During the past year, programs at Mercy Housing and Shelter Corp. in Hartford served more than 9,700 men, women and children who were homeless or at risk of becoming homeless. We know that a great need for affordable housing exists in Hartford and statewide. When Connecticut opened its waiting list for rental assistance programs recently, there were an estimated 50,000 applicants for 1,000 available state rental subsidy certificates and Section 8 vouchers.
In Hartford, the fair market rent for a two-bedroom apartment is $827 a month. A household spending 30 percent of its income on housing must earn $33,108 a year or $2,759 a month in order to afford that rent.
The individuals and families who seek assistance through Mercy Housing and Shelter earn significantly less. Homelessness equates to "houselessness." The lack of affordable housing may determine whether a family becomes homeless and remains homeless.
To address the housing needs of our clients and those across the country with very low incomes, U.S. Reps. John Larson, Christopher Shays and Christopher Murphy co-sponsored the National Affordable Housing Trust Fund Act. The legislation will establish a dedicated fund to provide communities across the country with the means to build, preserve and rehabilitate housing for people with the lowest incomes by providing resources for 1.5 million affordable housing units over a 10-year period.
Similar legislation has been proposed in years past, but this bill is now gaining traction.
In recent weeks, the National Affordable Housing Trust Fund Act bill passed through the House Committee on Financial Services, where it was supported by committee members Murphy and Shays. This legislation, if passed, will help solve the affordable housing crisis now faced by individuals and families in the Hartford area, and across the state and nation.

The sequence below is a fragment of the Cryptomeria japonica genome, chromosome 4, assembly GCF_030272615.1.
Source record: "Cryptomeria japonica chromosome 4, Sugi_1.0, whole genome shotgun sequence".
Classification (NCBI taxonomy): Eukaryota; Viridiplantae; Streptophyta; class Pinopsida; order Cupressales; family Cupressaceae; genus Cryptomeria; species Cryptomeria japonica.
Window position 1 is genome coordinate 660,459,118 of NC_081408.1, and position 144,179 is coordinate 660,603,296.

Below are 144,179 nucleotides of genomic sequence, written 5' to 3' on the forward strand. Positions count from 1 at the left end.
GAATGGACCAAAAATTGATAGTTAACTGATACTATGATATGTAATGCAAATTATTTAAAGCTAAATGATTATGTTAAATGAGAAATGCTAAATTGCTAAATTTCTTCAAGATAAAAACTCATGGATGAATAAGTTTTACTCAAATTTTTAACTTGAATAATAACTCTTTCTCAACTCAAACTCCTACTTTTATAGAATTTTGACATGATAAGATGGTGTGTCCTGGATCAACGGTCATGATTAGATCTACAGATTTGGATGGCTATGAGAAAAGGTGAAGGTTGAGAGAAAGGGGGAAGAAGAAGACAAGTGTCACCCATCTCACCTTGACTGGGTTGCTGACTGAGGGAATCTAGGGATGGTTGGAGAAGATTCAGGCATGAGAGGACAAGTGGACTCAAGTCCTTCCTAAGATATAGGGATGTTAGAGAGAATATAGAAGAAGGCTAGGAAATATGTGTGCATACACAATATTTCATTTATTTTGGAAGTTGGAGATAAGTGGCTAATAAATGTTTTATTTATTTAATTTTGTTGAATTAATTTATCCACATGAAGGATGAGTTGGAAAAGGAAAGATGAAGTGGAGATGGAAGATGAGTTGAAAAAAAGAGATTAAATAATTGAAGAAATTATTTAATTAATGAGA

The goal of Mercy Housing and Shelter Corp. is to end homelessness. We do that individually for our clients. More than 220 of our clients moved from homelessness to permanent housing this past year. We strive to challenge the pervasive and entrenched systems that make people homeless and that put so many others at risk of losing their housing. With the state's support, we are making steady progress locally and statewide in ending long-term homelessness through the creation of new supportive housing units.
The affordable housing created by the National Affordable Housing Trust Fund would provide additional housing opportunities for those of our neighbors who must choose, on a daily basis, whether to buy food, pay for needed medications or pay the rent.
The passage of the affordable housing act will give communities in Greater Hartford and across the nation the opportunity to make strides toward ending homelessness by providing safe and affordable housing for so many low-income families.
Sister Patricia McKeon, RSM, is executive director of the Mercy Housing and Shelter Corp. in Hartford.
Reprinted with permission of the Hartford Courant.
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